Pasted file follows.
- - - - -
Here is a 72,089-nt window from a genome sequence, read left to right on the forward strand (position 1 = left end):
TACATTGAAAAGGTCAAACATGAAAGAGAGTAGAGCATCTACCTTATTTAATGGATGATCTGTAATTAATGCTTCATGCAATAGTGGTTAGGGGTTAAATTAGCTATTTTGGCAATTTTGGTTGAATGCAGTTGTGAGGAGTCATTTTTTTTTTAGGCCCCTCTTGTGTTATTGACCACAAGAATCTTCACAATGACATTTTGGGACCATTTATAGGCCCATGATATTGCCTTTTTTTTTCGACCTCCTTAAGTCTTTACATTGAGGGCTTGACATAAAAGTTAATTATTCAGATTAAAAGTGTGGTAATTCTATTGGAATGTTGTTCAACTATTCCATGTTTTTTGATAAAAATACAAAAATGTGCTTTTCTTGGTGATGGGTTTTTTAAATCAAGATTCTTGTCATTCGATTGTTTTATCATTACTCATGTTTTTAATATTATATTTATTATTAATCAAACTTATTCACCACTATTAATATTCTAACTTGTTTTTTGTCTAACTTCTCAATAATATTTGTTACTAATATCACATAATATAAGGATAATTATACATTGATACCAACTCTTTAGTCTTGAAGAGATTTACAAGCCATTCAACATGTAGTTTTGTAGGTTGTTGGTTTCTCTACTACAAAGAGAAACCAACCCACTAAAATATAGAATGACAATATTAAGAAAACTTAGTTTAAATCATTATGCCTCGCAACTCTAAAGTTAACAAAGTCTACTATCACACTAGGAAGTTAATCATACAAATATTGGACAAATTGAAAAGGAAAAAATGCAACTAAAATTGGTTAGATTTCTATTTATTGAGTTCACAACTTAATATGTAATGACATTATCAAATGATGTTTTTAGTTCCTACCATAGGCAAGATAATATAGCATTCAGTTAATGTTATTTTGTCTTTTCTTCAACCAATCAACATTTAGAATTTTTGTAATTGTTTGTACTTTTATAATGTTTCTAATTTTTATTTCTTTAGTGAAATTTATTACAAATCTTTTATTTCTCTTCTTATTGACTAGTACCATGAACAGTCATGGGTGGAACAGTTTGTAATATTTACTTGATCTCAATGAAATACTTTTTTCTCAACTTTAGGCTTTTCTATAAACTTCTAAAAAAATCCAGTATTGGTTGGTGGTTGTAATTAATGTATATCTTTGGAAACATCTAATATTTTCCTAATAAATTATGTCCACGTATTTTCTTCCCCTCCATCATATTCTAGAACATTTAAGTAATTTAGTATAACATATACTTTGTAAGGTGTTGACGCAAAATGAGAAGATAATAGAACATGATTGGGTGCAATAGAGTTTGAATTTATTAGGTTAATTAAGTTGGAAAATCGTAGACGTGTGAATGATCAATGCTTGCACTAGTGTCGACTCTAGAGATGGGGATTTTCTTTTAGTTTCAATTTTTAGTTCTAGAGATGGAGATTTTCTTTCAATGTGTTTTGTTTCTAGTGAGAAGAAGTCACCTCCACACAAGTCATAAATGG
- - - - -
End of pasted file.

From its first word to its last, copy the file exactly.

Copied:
Here is a 72,089-nt window from a genome sequence, read left to right on the forward strand (position 1 = left end):
TACATTGAAAAGGTCAAACATGAAAGAGAGTAGAGCATCTACCTTATTTAATGGATGATCTGTAATTAATGCTTCATGCAATAGTGGTTAGGGGTTAAATTAGCTATTTTGGCAATTTTGGTTGAATGCAGTTGTGAGGAGTCATTTTTTTTTTAGGCCCCTCTTGTGTTATTGACCACAAGAATCTTCACAATGACATTTTGGGACCATTTATAGGCCCATGATATTGCCTTTTTTTTTCGACCTCCTTAAGTCTTTACATTGAGGGCTTGACATAAAAGTTAATTATTCAGATTAAAAGTGTGGTAATTCTATTGGAATGTTGTTCAACTATTCCATGTTTTTTGATAAAAATACAAAAATGTGCTTTTCTTGGTGATGGGTTTTTTAAATCAAGATTCTTGTCATTCGATTGTTTTATCATTACTCATGTTTTTAATATTATATTTATTATTAATCAAACTTATTCACCACTATTAATATTCTAACTTGTTTTTTGTCTAACTTCTCAATAATATTTGTTACTAATATCACATAATATAAGGATAATTATACATTGATACCAACTCTTTAGTCTTGAAGAGATTTACAAGCCATTCAACATGTAGTTTTGTAGGTTGTTGGTTTCTCTACTACAAAGAGAAACCAACCCACTAAAATATAGAATGACAATATTAAGAAAACTTAGTTTAAATCATTATGCCTCGCAACTCTAAAGTTAACAAAGTCTACTATCACACTAGGAAGTTAATCATACAAATATTGGACAAATTGAAAAGGAAAAAATGCAACTAAAATTGGTTAGATTTCTATTTATTGAGTTCACAACTTAATATGTAATGACATTATCAAATGATGTTTTTAGTTCCTACCATAGGCAAGATAATATAGCATTCAGTTAATGTTATTTTGTCTTTTCTTCAACCAATCAACATTTAGAATTTTTGTAATTGTTTGTACTTTTATAATGTTTCTAATTTTTATTTCTTTAGTGAAATTTATTACAAATCTTTTATTTCTCTTCTTATTGACTAGTACCATGAACAGTCATGGGTGGAACAGTTTGTAATATTTACTTGATCTCAATGAAATACTTTTTTCTCAACTTTAGGCTTTTCTATAAACTTCTAAAAAAATCCAGTATTGGTTGGTGGTTGTAATTAATGTATATCTTTGGAAACATCTAATATTTTCCTAATAAATTATGTCCACGTATTTTCTTCCCCTCCATCATATTCTAGAACATTTAAGTAATTTAGTATAACATATACTTTGTAAGGTGTTGACGCAAAATGAGAAGATAATAGAACATGATTGGGTGCAATAGAGTTTGAATTTATTAGGTTAATTAAGTTGGAAAATCGTAGACGTGTGAATGATCAATGCTTGCACTAGTGTCGACTCTAGAGATGGGGATTTTCTTTTAGTTTCAATTTTTAGTTCTAGAGATGGAGATTTTCTTTCAATGTGTTTTGTTTCTAGTGAGAAGAAGTCACCTCCACACAAGTCATAAATGG